News ArchivesRead News
Bee-Venom Acupuncture Shows Promise in Parkinson's
Wednesday June 18, 2014
Michael W. Smith, MD
WebMD - Both acupuncture and bee-venom acupuncture improved symptoms in people with Parkinson’s disease, a small study shows.
Acupuncture has been used for years in Asia to relieve Parkinson’s symptoms. Early studies show it may help protect nerve cells like the ones the disease destroys. Researchers have also been looking into bee venom’s ability to ease inflammation in nerve cells. This is one of the first studies to test whether acupuncture and bee-venom acupuncture can help Parkinson’s.
Many of the symptoms from Parkinson’s develop when brain cells that make the brain chemical dopamine are destroyed. Why this happens isn’t clear.
Researcher Seong-Uk Park, MD, says acupuncture may help by increasing dopamine levels. Acupuncture may also enhance the effects of the Parkinson’s drug L-dopa and lessen the drug’s side effects, he says. Park is with the Stroke and Neurological Disorders Center, Kyung Hee University Hospital, Gangdong, Seoul, Korea.
The study's results are important, as 70% of people in some countries use complementary therapies to help treat Parkinson’s disease, says Louis Tan, MD. Tan is with the National Neuroscience Institute in Singapore and was not involved in the study.
The study was presented at the recent 18th International Congress of Parkinson’s Disease and Movement Disorders.
How Bee-Venom Acupuncture Might Help
The treatment involves injecting bee venom under the skin at an acupuncture point. It’s thought this may help enhance and prolong the effects of stimulation of acupuncture points.
"So the mechanisms of bee-venom acupuncture might be similar to those of acupuncture. Or there could be another effect due to the bee venom itself," Park says.
Tan suggests that bee venom could act like botulinum toxin (the toxin in Botox), causing a temporary paralysis of the muscles. Some Parkinson’s symptoms include muscle spasms that can cause pain and trouble moving. Bee venom may help relax these muscles.
In the study, 35 patients with Parkinson's disease who had been on a stable dose of medication for at least a month were randomly assigned to three groups. One group received acupuncture, another received bee-venom acupuncture, and the third group received neither. The treatment was repeated twice a week for 8 weeks.
Symptoms improved in those who received bee-venom acupuncture or regular acupuncture. There were no serious side effects in either group. One person who received bee-venom acupuncture complained of itchiness. Those who received no treatment had no change in their symptoms.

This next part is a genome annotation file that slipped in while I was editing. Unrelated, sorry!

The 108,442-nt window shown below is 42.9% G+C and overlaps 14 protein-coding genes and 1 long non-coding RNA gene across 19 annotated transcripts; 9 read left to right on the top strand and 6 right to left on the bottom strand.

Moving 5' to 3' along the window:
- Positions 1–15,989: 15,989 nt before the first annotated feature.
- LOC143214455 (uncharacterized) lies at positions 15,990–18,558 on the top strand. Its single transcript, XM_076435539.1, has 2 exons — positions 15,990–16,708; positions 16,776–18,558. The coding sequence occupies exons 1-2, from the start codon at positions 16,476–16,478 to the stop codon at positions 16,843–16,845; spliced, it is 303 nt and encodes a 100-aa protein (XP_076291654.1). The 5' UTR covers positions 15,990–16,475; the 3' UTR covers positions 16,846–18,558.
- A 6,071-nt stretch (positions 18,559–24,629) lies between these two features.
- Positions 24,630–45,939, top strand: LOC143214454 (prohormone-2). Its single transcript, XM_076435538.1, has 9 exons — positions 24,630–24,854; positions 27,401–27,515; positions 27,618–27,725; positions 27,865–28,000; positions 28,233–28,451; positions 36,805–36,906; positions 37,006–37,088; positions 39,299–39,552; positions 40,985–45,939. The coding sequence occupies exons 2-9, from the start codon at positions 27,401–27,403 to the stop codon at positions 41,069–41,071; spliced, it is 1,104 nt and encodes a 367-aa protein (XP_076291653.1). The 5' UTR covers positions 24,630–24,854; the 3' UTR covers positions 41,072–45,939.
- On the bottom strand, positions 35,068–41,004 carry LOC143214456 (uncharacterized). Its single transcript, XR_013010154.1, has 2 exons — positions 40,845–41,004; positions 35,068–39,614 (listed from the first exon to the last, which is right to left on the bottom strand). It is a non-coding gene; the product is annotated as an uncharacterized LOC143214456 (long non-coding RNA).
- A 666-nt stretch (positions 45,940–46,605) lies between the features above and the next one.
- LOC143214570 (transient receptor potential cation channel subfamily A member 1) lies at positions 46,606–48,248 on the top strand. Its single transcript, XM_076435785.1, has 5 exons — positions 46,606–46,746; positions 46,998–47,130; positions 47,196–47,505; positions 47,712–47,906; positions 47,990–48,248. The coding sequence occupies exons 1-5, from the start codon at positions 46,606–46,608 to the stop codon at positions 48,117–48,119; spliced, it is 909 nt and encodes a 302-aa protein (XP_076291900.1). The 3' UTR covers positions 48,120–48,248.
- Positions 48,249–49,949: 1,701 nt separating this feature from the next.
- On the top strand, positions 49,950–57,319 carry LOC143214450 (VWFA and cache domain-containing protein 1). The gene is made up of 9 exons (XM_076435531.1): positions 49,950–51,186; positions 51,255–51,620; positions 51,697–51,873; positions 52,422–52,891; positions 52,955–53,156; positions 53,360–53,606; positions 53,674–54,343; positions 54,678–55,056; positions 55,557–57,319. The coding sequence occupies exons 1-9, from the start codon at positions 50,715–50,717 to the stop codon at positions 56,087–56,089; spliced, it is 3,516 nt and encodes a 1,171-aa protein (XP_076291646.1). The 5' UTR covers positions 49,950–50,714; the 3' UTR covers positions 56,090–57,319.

The results are promising, but more research is needed before we can draw any firm conclusions, Park says. He says a second study is now under way, and it's expected to be completed later this year.
"Acupuncture is quite commonly used for Parkinson's disease, but hard evidence of benefit is lacking," Tan says.
Smith, Michael W. (18 June 2014). WebMD. Bee-Venom Acupuncture Shows Promise in Parkinson's. http://www.webmd.com/parkinsons-disease/news/20140618/bee-venom-acupunture-parkinsons
Recent NewsJul 20 - Parkinson’s DREAM Challenge Uses Mobile Sensor Data to Monitor Health Based on Movement
Jul 19 - What Young-onset Parkinson’s Can Look Like
Jul 7 - Parkinson’s Patients Have a Higher Risk of Developing Melanoma — and Vice Versa, Study Finds
Jun 27 - The rogue protein behind Parkinson’s disease may also protect your gut
Jun 26 - Do Statins Increase Risk of Parkinson’s Disease? Some Researchers Think So
Jun 22 - A Confused Immune System Could Be Behind Parkinson's Disease
Jun 21 - Predicting cognitive deficits in people with Parkinson’s disease
Jun 20 - Gym offers classes in noncontact boxing for Parkinson’s patients
Jun 19 - Human Limitations Could Prevent Us From Advancing in Science. AI Could Help.
Jun 13 - Brain Cell Transplants Are Being Tested Once Again For Parkinson's
Jun 12 - Smell Test May Sniff Out Oncoming Parkinson's and Alzheimer's
Jun 8 - Smartphones Track Motor Function in Parkinson's Disease
Jun 8 - GKC Enrolls First Patient in Personal KinetiGraph Trial as Part of NPF’s Parkinson’s Outcomes Project
Jun 8 - Low-fat dairy intake may raise Parkinson's risk
Jun 6 - Patient Voices: Parkinson's Disease
Jun 1 - World-First Trials Have Been Launched to Treat Parkinson's And Blindness With Embryonic Stem Cells
Jun 1 - LIFE Shared This Remarkable Parkinson's Disease Story in 1959.
May 24 - Survival Rates Differ Widely in Parkinson's, MSA, Lewy Bodies
May 22 - Discovery may offer hope to Parkinson's disease patients
May 15 - Study offers answers on life expectancy for people with Parkinson's disease, Lewy body dementia